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Hurricane Hermine strikes Florida coast

National Weather Service in Tallahassee reported that Hermine made landfall east of St. Marks, near Tallahassee, early Friday morning as a Category 1 hurricane.

NOAA satellite image of Hermine on September 2, 2016.

NOAA satellite image of Hermine on September 2, 2016.

More than 70,000 Tallahassee residents were left without power on Friday (September 2, 2016) as Hurricane Hermine struck Florida’s coast. It was a Category 1 hurricane when it struck about 1:30 a.m. ET (0530 UTC), with the National Weather Service in Tallahassee reporting sustained winds of 80 miles per hour (129 km/hr). By 5 a.m. ET, the storm had weakened enough to be downgraded to a tropical storm as it moved inland. A tornado watch was issued for areas in northern Florida, as well as southern Georgia. Meanwhile, Hurricane Lester – a Category 3 hurricane – continues to move toward Hawaii.

In a 5 a.m. ET advisory, the National Hurricane Center said that Hermine is weakening while moving farther inland but:

… life-threatening surge and flooding rains continue.

AP reported projected storm surges of up to 12 feet (3.6 meters) menaced a wide swath of the coast and an expected drenching of up to 10 inches (25 cm) of rain. Thunderstorm activity has also been observed along the northern edge of Hermine, in a line from northern Georgia through South Carolina.

This NOAA satellite image taken Friday, September 02, 2016 at 12:45 AM EDT shows Hurricane Hermine as it makes landfall over the Big Bend region of Florida. Heavy rains and gusty winds have moved onshore with the hurricane, and a tornado watch has been issued for areas in northern Fla., as well as southern Ga. Thunderstorm activity has also been observed along the northern edge of Hermine, in a line from northern Ga. through S.C. Aside from this main weather-maker, much of the rest of the Midwest through Northeastern United States remain mostly cloud free. (NOAA/Weather Underground via AP)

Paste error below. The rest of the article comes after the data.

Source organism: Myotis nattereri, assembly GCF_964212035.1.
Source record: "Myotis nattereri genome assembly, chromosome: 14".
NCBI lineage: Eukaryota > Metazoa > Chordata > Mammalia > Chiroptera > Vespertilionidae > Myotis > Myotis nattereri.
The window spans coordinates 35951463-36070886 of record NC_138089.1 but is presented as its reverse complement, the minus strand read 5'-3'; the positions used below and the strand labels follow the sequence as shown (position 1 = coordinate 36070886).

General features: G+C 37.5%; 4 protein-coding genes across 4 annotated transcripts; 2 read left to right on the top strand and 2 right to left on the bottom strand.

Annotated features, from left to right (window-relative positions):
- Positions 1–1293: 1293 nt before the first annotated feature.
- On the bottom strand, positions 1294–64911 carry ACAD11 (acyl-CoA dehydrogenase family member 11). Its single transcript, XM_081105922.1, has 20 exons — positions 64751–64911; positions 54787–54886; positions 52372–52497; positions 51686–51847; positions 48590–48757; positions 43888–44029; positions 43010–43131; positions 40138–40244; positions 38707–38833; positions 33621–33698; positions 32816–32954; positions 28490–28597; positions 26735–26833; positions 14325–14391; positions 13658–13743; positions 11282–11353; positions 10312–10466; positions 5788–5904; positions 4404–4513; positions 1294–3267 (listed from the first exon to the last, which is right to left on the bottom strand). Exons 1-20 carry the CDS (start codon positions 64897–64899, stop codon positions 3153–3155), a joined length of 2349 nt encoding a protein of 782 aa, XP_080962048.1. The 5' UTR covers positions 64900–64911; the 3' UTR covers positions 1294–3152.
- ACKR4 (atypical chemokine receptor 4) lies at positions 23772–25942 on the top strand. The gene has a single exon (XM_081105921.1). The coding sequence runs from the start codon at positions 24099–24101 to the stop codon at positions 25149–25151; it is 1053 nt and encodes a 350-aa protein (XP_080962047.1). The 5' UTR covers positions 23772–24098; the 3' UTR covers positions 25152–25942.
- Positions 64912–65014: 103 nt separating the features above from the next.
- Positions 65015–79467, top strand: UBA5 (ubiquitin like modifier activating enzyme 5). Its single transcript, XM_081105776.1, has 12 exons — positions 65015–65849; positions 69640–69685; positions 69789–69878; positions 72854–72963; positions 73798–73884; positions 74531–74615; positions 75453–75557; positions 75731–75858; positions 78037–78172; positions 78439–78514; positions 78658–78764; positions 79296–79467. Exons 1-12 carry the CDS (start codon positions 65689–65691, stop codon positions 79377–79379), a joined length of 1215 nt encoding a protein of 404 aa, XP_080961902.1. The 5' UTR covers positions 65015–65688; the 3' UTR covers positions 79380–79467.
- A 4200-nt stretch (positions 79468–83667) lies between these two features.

NOAA satellite image taken September 2, 2016 at 12:45 a.m. ET shows Hurricane Hermine as it makes landfall. Image via NOAA/Weather Underground.

The National Hurricane Center added that Hermine is moving toward the north-northeast near 14 mph (22 km/h)
and this motion is expected to continue today and Saturday:

On the forecast track, the center of Hermine should continue to move farther inland across southeastern Georgia today and into the Carolinas tonight and Saturday.

The Tallahassee Democrat said that more than 70,000 Tallahassee residents lost power, and could remain without power for “days.” Thousands more along Florida’s coast also lost power. The Democrat said:

The total outages equal about 60 percent of the city’s utility customers.

Gusts of winds up to 50 mph have sidelined city utility crews, who are waiting for winds to subside below 30 mph before going back to work.

Rob McGarrah, general manager of the city’s electric utility, said it could be days before some customers will see power in their homes. Crews, he said, will have a better idea of the storm’s impact in the morning.

Bottom line: Hermine made landfall east of St. Marks, near Tallahassee, early Friday morning as a Category 1 hurricane.

Deborah Byrd

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